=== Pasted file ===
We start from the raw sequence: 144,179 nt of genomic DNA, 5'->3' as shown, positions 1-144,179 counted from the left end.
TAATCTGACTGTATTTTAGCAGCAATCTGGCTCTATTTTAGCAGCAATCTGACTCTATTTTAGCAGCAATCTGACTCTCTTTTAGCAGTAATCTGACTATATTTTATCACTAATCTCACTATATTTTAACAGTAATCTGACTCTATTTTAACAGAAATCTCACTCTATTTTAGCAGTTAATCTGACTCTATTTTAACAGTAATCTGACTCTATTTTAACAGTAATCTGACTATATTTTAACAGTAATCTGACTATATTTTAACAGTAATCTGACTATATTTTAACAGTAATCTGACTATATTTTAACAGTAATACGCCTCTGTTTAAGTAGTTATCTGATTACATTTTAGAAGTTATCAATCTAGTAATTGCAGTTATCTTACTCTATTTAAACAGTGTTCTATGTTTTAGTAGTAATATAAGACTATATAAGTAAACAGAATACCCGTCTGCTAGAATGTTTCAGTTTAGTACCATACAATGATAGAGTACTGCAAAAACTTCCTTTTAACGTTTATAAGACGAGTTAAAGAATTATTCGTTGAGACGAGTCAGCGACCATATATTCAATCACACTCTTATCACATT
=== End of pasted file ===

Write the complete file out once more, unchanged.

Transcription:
We start from the raw sequence: 144,179 nt of genomic DNA, 5'->3' as shown, positions 1-144,179 counted from the left end.
TAATCTGACTGTATTTTAGCAGCAATCTGGCTCTATTTTAGCAGCAATCTGACTCTATTTTAGCAGCAATCTGACTCTCTTTTAGCAGTAATCTGACTATATTTTATCACTAATCTCACTATATTTTAACAGTAATCTGACTCTATTTTAACAGAAATCTCACTCTATTTTAGCAGTTAATCTGACTCTATTTTAACAGTAATCTGACTCTATTTTAACAGTAATCTGACTATATTTTAACAGTAATCTGACTATATTTTAACAGTAATCTGACTATATTTTAACAGTAATCTGACTATATTTTAACAGTAATACGCCTCTGTTTAAGTAGTTATCTGATTACATTTTAGAAGTTATCAATCTAGTAATTGCAGTTATCTTACTCTATTTAAACAGTGTTCTATGTTTTAGTAGTAATATAAGACTATATAAGTAAACAGAATACCCGTCTGCTAGAATGTTTCAGTTTAGTACCATACAATGATAGAGTACTGCAAAAACTTCCTTTTAACGTTTATAAGACGAGTTAAAGAATTATTCGTTGAGACGAGTCAGCGACCATATATTCAATCACACTCTTATCACATT